Look who’s fighting back: Jérôme Kerviel, the meek-looking French guy who became famous in January 2008 as the junior trader who’d lost €4.9 billion at French mega-bank Société Générale. Accused of a litany of shenanigans, from unauthorised trading to hacking into SocGen’s computers, he was condemned in 2010 to five years in the hoosegow, with two years suspended.
SocGen called him a rogue trader who’d acted without his superiors’ knowledge. Kerviel confessed to a few of the accusations but claimed that his bosses had known about and had tolerated his activities. He just couldn’t prove it…. until now.
It was tough out there in January 2008, two months before the bailout of Bear Stearns: stock markets were cratering, banks were reeling from write-offs, “money-market equivalent” bond funds stuffed to the gills with mortgage-backed securities were blowing up, and real mayhem was on the way.
Just then, SocGen conveniently discovered Kerviel in its midst, saw his trades, dumped all his huge positions on the tottering markets over the next three days, thereby adding to the carnage, then tallied up the numbers, and announced the loss: €4.9 billion.
Other banks were writing off even larger amounts—but they blamed lousy investment decisions, failed strategies, putrid SIVs, derivatives gone haywire, or piles of subprime decomposing in basements. But SocGen had a rogue trader. On January 24, it called the police, and life turned into a nightmare for Kerviel.
But on Friday, he struck back. His new lawyer, David Koubbi, announced at a press conference that they had filed a complaint against Société Générale, alleging that it had tampered with evidence. They were quite a pair, the mostly silent Kerviel dressed in a dark suit and pink button-down shirt with the top two buttons unbuttoned, and the articulate Koubbi, similarly attired, and with the top two buttons of his white shirt unbuttoned. A statement of sorts.
Koubbi told the story. During the investigation, some evidence had been sealed. All of Kerviel’s prior lawyers demanded access to it, in vain. But on April 18, the appeals court authorised Kerviel and his new lawyer to see some of it. One item particularly caught their attention: a CD that contained “wild recordings made without the knowledge of Mr. Kerviel, contrary to what the law allows” (video).
The weekend before the affair blew into the open, SocGen had summoned Kerviel to its offices and interviewed him for twelve hours between January 19 and 20, 2008, to obtain a confession. Though it recorded the entire twelve hours, the CD only contained six hours of interviews, and only those six hours had been transcribed and introduced as evidence. Koubbi hired experts to examine the CD; they discovered that segments of the interview had been cut out, that the evidence had in fact been “doctored.”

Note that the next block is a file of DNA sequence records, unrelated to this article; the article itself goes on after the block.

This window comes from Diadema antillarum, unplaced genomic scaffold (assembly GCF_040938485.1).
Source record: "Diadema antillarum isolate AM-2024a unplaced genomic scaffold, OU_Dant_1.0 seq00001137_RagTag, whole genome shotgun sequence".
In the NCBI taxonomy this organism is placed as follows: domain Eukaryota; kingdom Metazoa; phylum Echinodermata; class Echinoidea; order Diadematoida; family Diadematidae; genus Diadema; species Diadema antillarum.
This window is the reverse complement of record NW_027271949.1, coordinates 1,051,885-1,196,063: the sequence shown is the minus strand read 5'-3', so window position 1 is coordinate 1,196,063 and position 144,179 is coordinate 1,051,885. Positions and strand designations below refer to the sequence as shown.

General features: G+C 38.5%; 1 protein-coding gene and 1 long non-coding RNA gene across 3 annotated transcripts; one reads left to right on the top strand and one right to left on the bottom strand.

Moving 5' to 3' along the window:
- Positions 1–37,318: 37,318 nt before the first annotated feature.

But during the trial, “these pieces were presented as if they had been the entirety of Mr. Kerviel’s confession,” Koubbi said. “That’s why we filed a complaint for forgery and using forged documents because it resulted in a manipulation of justice.”
Then Kerviel spoke up: “I remember very well addressing one of my bosses and telling him, ‘you knew what I was doing,’ and he was immediately exfiltrated from the room.” Turns out, that scene wasn’t on the recordings and didn’t make it into evidence.
And they found another compromising piece of evidence that had been sealed, the “Escadrille file.” It alluded to fictitious trades that SocGen itself had undertaken to conceal losses, the same kind of trades that it had accused Kerviel of perpetrating.
Already last week, Koubbi had sued SocGen for fraud, alleging it had hidden from the court the fact that it had received a tax credit of €1.7 billion for its €4.9 billion in claimed losses, so that the damages should have been €3.2 billion, not €4.9 billion.
Despite all this, Kerviel hasn’t given up his faith in justice à la Française: “I’ve never lost hope that justice would prevail, and I hope that the truth will break out,” he said. The truth, if there is such a thing in banking. And he hoped that the lawsuits would help his appeal. A bit of justice would do some good. And so, in a similar vein—little guy against big company—an insidious and at once funny privacy issue erupted in France, or more precisely in a tiny village in Maine-et-Loire, with worldwide resonance. Read…. Can’t Even Urinate in his own Yard Anymore.
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